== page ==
There are many factors to consider when choosing a tent, but the most important is to consider what type of camper you are. Are you just a beginner, or are you more advanced? Are you going to go camping once a year in the summer, or several times a year, in several locations, all year round?
Or are you a beginner who is planning on becoming quite experienced?
All of this can will help to decide how much you should be looking at spending on a tent.
Hydrostatic Head is the measure of how waterproof the tent is. Basic tents will have a 750mmHH to 2000mmHH rating, which means that it could withstand a column of water 750-2000mm high. This sounds quite impressive for a basic tent but it isn't really. More professional tents will go up to 7000mmHH or even higher.
Tents with up to 2000mmHH will be fine for use in the summer with occasional showers. They should be very cheap and ideal for a beginner who isn't sure whether they’re going to like camping or not. They are also ideal for festivals. You’re not going to need a particularly superior tent for camping in fairly sheltered field with thousands of other people.
And it should be cheap enough that if some drunken idiot ruins it, you won’t be too annoyed.
If you would like a more general tent, you should look for one with 2000mmHH to 4000mmHH. These should be fine from about Easter till October. They will be able to take slightly bigger downpours and the waterproof coating should be able to last a full year of regular use without re-coating. It should last a few years of less regular use and good looking-after.
The hydrostatic head is generally a good guide to the overall build quality of the tent, and, as such, the professional tents will have at least 4000mmHH and will be great for year round camping. Higher quality tents will also withstand higher winds and will suffer less wear on the waterproof coating.
Over time, all tents will lose their waterproof coating, and a re-coating will be necessary. But the higher the rating to start with, the longer it will last before you need to treat it.
Single vs Double Skin
There are single skinned tents and double skinned tents. But which are the best? What should you look for?
Single and double skinned tents will both generally be very good at repelling rain to start with. The difference comes as the waterproof coating starts to wear. If water penetrates the waterproof coating, it will run down the inside of the tent. In a single skinned tent, the water will collect on the groundsheet and you will get wet. In a double skinned tent, the water will run down the inside of the outer skin and never come into contact with the inner tent.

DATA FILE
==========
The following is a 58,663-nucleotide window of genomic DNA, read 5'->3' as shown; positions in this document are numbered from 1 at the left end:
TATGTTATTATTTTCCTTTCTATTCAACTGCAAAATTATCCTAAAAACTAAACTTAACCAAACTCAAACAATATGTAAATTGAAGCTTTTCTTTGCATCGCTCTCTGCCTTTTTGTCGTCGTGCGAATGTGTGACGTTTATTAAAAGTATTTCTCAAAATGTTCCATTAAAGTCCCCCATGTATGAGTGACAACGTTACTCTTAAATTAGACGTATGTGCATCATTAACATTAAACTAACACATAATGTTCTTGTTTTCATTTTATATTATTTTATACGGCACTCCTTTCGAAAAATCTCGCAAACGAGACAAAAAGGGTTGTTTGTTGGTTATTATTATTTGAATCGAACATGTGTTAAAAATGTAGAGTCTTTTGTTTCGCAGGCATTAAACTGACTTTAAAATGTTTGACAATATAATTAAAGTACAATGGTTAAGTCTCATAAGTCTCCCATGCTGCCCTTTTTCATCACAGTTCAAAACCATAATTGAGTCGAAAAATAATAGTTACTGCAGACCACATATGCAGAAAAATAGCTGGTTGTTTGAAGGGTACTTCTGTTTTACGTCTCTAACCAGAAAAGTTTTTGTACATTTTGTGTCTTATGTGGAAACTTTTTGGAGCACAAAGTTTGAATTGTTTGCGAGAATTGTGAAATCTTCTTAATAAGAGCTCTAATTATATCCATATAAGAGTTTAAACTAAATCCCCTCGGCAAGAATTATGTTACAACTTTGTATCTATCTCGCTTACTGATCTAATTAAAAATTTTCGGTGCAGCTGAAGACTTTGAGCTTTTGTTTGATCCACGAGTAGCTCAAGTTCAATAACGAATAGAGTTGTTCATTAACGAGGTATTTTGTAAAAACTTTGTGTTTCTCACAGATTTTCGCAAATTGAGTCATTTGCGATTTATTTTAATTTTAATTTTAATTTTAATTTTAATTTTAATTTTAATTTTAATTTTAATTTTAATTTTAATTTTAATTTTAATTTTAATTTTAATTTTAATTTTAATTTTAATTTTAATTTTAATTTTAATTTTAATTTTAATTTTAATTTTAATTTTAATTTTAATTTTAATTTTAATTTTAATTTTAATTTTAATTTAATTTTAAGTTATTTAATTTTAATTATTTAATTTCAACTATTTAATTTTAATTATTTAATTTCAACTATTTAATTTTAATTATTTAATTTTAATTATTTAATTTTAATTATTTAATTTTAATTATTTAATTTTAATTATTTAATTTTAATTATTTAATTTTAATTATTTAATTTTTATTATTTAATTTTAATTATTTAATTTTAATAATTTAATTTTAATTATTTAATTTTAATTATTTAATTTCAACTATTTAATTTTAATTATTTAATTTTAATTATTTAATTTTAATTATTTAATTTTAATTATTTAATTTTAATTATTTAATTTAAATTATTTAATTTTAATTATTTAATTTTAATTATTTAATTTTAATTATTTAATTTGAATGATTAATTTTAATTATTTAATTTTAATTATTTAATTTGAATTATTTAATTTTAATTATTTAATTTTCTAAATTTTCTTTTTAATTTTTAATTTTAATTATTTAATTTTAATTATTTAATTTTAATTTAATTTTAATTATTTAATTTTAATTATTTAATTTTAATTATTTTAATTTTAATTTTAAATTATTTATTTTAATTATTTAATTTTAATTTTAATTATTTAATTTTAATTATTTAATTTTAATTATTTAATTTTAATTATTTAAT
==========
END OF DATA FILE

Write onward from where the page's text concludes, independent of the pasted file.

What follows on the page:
The double skin system isn't foolproof. If you don't erect your tent taut enough, the two skins will come into contact and the water will penetrate the inner skin.
Tents can always be re-waterproofed, but a double skin just provides an extra barrier and piece of mind.
Weight & Pack Size
The weight of your tent isn't necessarily as important as a lot of people may believe. If you will always be driving to a campsite, the weight is largely unimportant. Weight only becomes and issue, if you are going to be hiking or cycling with it. You can pay quite a large premium for a lightweight tent, but if you need to carry it for long periods, it will probably be worth it.
Pack size can be important too. Backpackers will want to minimise the size that it takes up in their rucksack. But you should also consider the pack size if you are driving to the campsites. If you are taking a lot of other luggage, and maybe stoves, barbeques, a fridge, etc, a large tent may use up valuable space. It is not worth jeopardising quality for smaller size though.
If you are just planning on using your tent for sleeping in, you can buy one that sleeps the number of people in your party. If you are also planning on using it for storing bags or even for living quarters, then you'll need one that sleeps at least an extra person.
As an alternative, a tent with a porch provides storage space so you may be able to get away with getting one that sleeps the exact number of people in your party. Keep in mind, however, that you may need to clamber over your bags in the porch to get into and out of your tent.
Shape - Dome vs Geodesic vs Tunnel
Dome tents are much stronger than the old ridge style tents. Under strong wind conditions, they will deform and then spring back into shape once the wind subsides.
Geodesic tents are stronger still, but also slightly heavier due to the extra poles. They are not stronger because they have more poles, they are stronger because of the layout of the poles. These tents will withstand much stronger winds without deforming and may even withstand a small person falling on them.
Tunnel tents are largely useless. They can withstand wind perpendicular to the tunnel, but if the wind blows in line with the tunnel, the tent has very little strength at all.
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